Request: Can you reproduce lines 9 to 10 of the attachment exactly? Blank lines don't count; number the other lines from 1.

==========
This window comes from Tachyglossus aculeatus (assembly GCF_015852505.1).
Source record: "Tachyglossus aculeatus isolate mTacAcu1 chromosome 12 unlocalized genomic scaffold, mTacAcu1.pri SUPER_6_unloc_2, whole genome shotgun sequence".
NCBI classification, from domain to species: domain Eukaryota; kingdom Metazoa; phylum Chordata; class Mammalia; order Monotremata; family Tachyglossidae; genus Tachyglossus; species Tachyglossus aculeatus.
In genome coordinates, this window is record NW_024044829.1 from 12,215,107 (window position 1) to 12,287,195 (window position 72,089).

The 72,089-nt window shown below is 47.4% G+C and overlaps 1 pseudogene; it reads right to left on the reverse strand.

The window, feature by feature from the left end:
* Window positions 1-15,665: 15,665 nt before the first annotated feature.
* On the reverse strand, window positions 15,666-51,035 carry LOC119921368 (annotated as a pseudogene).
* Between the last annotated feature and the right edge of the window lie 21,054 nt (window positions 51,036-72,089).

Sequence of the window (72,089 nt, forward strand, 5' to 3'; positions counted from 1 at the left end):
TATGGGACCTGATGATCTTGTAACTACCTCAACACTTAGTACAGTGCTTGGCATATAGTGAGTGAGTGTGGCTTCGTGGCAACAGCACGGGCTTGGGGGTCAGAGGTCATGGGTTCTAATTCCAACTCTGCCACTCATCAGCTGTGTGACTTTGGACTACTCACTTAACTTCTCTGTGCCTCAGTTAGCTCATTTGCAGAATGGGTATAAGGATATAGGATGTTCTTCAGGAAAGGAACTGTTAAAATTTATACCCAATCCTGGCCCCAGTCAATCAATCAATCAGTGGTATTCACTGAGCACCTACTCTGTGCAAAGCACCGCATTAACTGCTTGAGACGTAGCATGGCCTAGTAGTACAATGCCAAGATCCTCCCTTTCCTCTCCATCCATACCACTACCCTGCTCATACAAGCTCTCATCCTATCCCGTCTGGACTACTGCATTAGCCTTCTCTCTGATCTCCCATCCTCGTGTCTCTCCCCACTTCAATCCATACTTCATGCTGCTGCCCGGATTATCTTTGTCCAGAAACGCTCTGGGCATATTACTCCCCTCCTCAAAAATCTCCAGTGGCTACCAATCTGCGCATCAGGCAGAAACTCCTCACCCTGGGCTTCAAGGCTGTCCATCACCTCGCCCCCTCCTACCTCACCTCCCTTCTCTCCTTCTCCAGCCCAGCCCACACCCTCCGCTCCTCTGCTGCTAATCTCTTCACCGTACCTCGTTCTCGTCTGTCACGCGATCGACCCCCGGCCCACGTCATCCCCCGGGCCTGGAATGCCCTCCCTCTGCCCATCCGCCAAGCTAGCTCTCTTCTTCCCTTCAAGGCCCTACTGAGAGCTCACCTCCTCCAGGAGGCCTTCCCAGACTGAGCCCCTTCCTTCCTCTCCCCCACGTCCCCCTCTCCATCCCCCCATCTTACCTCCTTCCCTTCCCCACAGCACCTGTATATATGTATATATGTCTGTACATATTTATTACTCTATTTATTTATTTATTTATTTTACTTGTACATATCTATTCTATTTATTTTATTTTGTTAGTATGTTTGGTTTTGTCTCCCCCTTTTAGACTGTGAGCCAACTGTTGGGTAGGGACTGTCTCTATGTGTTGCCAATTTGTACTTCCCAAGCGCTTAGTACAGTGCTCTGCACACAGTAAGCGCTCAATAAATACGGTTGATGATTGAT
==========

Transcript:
* Between the last annotated feature and the right edge of the window lie 21,054 nt (window positions 51,036-72,089).

Sequence of the window (72,089 nt, forward strand, 5' to 3'; positions counted from 1 at the left end):